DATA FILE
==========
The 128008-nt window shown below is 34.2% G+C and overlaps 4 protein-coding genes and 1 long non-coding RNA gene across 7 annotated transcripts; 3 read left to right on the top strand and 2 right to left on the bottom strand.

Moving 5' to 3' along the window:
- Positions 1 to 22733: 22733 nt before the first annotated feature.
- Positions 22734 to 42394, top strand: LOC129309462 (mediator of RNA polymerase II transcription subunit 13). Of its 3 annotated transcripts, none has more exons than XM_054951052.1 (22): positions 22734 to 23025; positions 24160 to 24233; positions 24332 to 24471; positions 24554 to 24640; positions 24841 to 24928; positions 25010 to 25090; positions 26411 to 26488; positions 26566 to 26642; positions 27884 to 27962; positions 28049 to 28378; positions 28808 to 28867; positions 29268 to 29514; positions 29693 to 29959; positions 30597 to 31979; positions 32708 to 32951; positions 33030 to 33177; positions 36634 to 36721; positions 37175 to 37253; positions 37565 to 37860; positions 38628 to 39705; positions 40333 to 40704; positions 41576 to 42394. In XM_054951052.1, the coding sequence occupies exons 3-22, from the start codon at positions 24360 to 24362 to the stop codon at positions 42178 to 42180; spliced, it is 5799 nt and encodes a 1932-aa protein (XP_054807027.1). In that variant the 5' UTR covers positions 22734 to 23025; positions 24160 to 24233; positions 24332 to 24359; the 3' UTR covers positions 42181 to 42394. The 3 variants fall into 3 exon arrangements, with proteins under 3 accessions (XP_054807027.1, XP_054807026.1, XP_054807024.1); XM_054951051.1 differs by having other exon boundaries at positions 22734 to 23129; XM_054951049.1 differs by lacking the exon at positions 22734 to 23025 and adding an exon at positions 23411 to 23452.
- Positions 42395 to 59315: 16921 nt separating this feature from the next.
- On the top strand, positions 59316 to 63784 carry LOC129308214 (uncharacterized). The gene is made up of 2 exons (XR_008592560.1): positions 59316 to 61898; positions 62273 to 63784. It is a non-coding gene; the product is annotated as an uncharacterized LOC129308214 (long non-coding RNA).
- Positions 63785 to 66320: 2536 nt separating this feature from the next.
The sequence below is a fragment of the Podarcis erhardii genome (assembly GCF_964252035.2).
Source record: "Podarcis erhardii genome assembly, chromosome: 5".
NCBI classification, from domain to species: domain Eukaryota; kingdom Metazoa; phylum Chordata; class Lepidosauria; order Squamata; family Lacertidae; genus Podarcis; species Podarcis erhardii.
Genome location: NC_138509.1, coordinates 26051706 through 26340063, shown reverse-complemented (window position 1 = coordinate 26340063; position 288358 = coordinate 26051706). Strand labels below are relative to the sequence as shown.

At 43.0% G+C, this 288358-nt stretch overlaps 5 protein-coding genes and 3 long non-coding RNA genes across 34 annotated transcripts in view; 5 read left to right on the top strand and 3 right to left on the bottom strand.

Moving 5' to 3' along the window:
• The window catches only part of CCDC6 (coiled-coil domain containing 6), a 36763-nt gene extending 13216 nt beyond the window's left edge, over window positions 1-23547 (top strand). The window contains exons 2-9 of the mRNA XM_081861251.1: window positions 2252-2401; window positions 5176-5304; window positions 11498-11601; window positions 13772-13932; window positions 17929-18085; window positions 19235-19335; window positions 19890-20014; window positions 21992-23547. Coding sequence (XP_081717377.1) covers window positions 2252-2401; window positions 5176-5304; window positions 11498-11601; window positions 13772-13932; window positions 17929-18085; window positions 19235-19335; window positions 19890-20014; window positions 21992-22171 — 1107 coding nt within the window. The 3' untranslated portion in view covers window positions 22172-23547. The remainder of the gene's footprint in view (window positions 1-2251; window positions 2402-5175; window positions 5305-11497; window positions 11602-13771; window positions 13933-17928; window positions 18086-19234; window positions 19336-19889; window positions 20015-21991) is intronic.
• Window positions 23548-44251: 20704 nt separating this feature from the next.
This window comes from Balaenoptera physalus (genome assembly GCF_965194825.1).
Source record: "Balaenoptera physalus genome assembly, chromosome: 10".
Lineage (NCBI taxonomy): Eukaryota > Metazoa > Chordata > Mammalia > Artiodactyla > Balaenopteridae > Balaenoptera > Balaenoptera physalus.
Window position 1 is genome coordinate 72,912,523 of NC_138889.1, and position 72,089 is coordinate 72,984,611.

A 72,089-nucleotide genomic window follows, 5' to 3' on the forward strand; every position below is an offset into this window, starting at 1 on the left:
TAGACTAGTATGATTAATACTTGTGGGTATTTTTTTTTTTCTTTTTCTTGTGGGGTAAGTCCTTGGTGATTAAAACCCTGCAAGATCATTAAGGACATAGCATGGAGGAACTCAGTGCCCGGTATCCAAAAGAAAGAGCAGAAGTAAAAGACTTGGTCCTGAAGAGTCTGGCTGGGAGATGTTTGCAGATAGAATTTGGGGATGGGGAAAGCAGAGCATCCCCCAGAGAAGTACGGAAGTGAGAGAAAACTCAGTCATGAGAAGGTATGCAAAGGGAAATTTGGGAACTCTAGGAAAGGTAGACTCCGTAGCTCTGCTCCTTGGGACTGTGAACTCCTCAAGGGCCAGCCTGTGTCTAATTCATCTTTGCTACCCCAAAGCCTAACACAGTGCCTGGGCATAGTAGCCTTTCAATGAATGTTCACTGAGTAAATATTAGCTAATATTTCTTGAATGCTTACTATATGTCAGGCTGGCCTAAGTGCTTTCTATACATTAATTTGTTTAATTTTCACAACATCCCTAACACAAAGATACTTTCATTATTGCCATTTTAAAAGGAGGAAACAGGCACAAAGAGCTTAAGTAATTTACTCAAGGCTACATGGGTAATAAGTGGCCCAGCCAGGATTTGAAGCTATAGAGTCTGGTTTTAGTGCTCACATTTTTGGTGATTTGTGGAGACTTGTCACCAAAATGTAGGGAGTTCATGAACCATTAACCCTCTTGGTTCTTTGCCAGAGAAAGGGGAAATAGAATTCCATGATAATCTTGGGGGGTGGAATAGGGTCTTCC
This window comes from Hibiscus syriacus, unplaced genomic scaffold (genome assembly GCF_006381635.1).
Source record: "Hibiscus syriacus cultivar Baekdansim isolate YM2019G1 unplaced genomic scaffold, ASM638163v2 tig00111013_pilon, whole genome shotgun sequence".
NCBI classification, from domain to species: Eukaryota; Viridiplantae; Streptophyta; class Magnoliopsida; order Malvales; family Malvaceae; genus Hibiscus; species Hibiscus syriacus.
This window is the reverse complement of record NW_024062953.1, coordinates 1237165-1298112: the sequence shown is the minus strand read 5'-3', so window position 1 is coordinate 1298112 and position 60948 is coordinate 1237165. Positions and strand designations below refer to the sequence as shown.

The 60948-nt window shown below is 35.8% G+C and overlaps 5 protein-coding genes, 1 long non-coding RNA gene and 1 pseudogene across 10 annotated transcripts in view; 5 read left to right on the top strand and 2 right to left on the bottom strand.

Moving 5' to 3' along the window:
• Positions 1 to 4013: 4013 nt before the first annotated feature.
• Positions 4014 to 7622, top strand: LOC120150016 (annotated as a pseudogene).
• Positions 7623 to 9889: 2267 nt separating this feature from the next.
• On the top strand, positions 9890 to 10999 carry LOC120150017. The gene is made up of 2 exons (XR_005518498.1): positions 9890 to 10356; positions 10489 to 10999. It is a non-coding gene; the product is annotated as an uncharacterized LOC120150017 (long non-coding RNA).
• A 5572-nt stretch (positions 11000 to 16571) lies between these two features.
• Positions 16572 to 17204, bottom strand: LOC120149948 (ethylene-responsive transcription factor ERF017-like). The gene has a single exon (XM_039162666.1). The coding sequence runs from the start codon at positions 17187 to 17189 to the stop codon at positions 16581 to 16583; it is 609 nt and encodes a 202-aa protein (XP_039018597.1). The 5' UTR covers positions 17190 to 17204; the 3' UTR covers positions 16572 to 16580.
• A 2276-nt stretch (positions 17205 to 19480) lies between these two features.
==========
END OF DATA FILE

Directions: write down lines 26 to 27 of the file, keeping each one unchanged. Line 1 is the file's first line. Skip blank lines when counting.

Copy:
The 60948-nt window shown below is 35.8% G+C and overlaps 5 protein-coding genes, 1 long non-coding RNA gene and 1 pseudogene across 10 annotated transcripts in view; 5 read left to right on the top strand and 2 right to left on the bottom strand.

Moving 5' to 3' along the window: